19:09 gojiberry: justin_smith: but what if (apply str ...) won't fit in memory?

19:09 justin_smith: hmm...

19:10 you could do something with a loop and reify I guess...

19:10 much trickier, unless there's a trick I don't know here

19:15 amalloy: into a stream? not a reader?

19:16 anyway https://github.com/ninjudd/io/blob/develop/src/flatland/io/core.clj#L30 concats streams

19:17 so just turn each string into a stream,and then construct the concatenation of those strings

19:17 streams

19:17 justin_smith: amalloy: woah, one step ahead of me, I was just playing with SequenceInputStream and was about to ask if anyone knew how to make an Enumeration out of a lazy-seq

19:18 which is exactly what that code does, of course

19:18 amalloy: yeah

19:18 turns out it's not hard

19:19 justin_smith: I'm gonna have to remember clojure.lang.SeqEnumeration

19:19 amalloy: flatland.io also has the rather nice, imo, flatland.io.core.InputStream, an implementation of java.io.InputStream that you can reify instead of proxy

19:20 justin_smith: ,(slurp (java.io.SequenceInputStream. (clojure.lang.SeqEnumeration. (map #(java.io.ByteArrayInputStream. (.getBytes %)) ["a" "b" "c" "foo"]))))

19:20 clojurebot: "abcfoo"

19:24 Somelauw: I don't think there is a debian version of leiningen as they say here https://github.com/technomancy/leiningen/wiki/Packaging

19:25 justin_smith: Somelauw: even if there is on, don't use it

19:26 Somelauw: the only global install leiningen needs is the jvm, and it works out better for lein to be a per-user install not system wide, in ~/bin/

19:26 Somelauw: okay, then how do I keep the leiningen script up to date?

19:27 justin_smith: "lein update"

19:27 it's a dependency managing tool, it's good at updating its own version

19:27 noncom|2: pomegranate?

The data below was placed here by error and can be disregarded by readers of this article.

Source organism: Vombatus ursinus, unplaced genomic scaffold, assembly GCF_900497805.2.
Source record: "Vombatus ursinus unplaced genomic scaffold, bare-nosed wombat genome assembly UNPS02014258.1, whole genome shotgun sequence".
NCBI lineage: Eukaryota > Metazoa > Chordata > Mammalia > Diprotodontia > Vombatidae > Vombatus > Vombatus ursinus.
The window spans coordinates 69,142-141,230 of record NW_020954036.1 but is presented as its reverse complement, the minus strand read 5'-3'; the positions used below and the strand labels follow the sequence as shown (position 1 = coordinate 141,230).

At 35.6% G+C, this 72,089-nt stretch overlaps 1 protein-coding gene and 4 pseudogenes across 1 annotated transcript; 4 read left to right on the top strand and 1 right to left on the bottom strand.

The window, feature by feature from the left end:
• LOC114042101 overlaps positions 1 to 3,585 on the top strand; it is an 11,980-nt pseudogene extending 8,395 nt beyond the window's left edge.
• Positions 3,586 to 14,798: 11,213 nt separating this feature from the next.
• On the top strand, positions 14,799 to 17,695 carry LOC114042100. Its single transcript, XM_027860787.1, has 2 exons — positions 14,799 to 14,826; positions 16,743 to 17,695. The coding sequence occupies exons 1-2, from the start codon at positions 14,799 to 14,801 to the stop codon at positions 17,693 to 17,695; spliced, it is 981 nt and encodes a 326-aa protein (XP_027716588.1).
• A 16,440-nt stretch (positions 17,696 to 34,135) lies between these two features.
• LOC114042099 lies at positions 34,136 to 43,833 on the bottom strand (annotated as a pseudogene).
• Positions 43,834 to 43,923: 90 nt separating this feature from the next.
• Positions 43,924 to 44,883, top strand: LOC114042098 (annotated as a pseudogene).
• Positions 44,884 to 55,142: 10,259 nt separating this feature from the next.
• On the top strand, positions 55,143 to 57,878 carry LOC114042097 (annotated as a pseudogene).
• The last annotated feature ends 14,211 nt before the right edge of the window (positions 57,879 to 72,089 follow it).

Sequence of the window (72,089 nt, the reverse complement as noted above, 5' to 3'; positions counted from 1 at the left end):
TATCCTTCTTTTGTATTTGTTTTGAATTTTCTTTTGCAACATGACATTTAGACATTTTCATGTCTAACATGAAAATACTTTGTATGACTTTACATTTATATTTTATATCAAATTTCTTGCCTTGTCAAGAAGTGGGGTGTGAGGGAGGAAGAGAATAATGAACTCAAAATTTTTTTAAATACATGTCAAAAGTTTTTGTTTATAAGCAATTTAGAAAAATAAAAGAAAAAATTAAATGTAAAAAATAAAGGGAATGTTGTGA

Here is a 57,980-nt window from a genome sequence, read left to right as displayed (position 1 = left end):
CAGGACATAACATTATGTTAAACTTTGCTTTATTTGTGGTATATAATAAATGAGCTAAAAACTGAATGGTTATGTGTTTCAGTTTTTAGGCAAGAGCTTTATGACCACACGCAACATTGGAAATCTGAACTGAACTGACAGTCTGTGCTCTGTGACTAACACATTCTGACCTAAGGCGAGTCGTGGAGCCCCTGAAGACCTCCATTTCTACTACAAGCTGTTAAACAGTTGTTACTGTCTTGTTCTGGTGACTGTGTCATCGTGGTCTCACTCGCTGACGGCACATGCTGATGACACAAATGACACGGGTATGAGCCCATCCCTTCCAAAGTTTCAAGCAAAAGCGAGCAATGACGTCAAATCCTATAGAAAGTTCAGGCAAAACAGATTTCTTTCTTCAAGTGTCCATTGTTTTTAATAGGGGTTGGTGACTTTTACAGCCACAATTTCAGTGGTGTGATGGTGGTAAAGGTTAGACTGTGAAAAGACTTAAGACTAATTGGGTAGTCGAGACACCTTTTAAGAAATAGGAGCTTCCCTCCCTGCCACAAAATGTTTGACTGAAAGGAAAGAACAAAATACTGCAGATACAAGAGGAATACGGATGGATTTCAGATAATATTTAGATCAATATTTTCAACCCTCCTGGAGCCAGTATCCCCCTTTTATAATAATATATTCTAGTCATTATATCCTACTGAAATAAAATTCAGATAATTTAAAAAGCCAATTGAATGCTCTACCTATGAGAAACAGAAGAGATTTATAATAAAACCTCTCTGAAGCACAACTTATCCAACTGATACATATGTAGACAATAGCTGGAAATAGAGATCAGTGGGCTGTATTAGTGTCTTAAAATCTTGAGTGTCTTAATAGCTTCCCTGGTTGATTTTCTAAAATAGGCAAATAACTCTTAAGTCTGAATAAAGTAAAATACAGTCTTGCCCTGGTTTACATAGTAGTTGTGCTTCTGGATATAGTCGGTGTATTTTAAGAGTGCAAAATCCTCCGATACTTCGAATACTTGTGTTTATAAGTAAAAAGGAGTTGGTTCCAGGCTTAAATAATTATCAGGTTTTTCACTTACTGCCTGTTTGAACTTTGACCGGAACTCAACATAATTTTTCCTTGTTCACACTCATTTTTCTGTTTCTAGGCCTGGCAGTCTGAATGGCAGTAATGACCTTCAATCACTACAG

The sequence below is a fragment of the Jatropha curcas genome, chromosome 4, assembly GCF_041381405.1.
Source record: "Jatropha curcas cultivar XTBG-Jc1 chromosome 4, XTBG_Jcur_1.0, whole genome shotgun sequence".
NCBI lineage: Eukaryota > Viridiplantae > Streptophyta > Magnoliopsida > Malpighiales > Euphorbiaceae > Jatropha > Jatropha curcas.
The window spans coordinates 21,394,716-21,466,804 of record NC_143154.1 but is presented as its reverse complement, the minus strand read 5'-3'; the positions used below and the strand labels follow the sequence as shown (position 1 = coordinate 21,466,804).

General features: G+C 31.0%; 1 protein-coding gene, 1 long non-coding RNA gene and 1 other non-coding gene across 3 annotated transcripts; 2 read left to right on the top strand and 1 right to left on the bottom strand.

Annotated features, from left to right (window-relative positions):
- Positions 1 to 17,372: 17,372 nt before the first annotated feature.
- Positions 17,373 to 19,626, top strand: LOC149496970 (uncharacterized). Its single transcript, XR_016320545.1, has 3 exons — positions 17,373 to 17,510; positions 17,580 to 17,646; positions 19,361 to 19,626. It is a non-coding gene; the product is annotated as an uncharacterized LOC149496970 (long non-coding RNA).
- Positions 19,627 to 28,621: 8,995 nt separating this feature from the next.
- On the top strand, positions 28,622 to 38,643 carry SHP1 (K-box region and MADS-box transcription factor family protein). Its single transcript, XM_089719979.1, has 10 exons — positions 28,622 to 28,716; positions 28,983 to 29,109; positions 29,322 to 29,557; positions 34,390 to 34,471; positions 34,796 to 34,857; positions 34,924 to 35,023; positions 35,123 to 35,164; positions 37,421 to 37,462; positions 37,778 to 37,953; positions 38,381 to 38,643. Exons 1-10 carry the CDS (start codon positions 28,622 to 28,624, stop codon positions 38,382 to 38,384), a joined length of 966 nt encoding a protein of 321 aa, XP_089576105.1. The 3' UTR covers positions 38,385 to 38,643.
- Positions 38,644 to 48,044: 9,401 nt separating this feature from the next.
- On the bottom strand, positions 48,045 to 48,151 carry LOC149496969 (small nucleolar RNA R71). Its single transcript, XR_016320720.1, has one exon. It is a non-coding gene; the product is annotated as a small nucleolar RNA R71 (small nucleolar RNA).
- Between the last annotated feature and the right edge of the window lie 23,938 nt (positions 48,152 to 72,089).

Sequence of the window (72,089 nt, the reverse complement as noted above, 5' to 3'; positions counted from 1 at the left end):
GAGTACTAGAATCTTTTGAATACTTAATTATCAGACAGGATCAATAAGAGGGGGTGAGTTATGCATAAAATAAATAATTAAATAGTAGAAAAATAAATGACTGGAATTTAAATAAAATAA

19:28 Somelauw: nice

19:29 noncom|2: is there a core function to get into an ns *only* if the ns exists?

19:30 justin_smith: #(when (find-ns %) (in-ns %))

19:31 ,(clojure.repl/apropos #"ns$")

19:31 clojurebot: (clojure.core/all-ns clojure.core/booleans clojure.core/chunk-cons clojure.core/cons clojure.core/create-ns ...)

19:33 justin_smith: noncom|2: it might be handy to do (fn [n] (require 'n) (when (find-ns n) (in-ns n))) - I'd assume you would always want to load it if possible

19:33 oops, extranious ' in there, of course

19:33 noncom|2: ah, i see

19:33 were you talking about pomegranate that it can update itself?

19:33 just interesting

19:34 justin_smith: noncom|2: well, leiningen does use pomegranate for deps and such

19:34 and yeah, I think it uses pomegranate to update itself

19:34 noncom|2: yeah, i know but just interesting if i ever use this functionality (and i might) - that'd be good to know

19:35 justin_smith: pallet/alembic is a handy way to use pomegranate - let's you use a syntax like lein

19:35 noncom|2: wow

19:36 justin_smith: also it lets you load a dep (and all that deps deps) into a repl for experimentation

19:43 gojiberry: justin_smith amalloy thanks a lot, guys! That one was tricky

20:15 Somelauw: does emacs cider mode have an alternative for m-tab, because this maps to alt+tab for me?

20:16 justin_smith: Somelauw: sure, if nothing else you can use Escape, tab

20:16 Somelauw: I use a plugin that captures escape :-(

20:16 justin_smith: Windows+tab or command+tab can be made to work too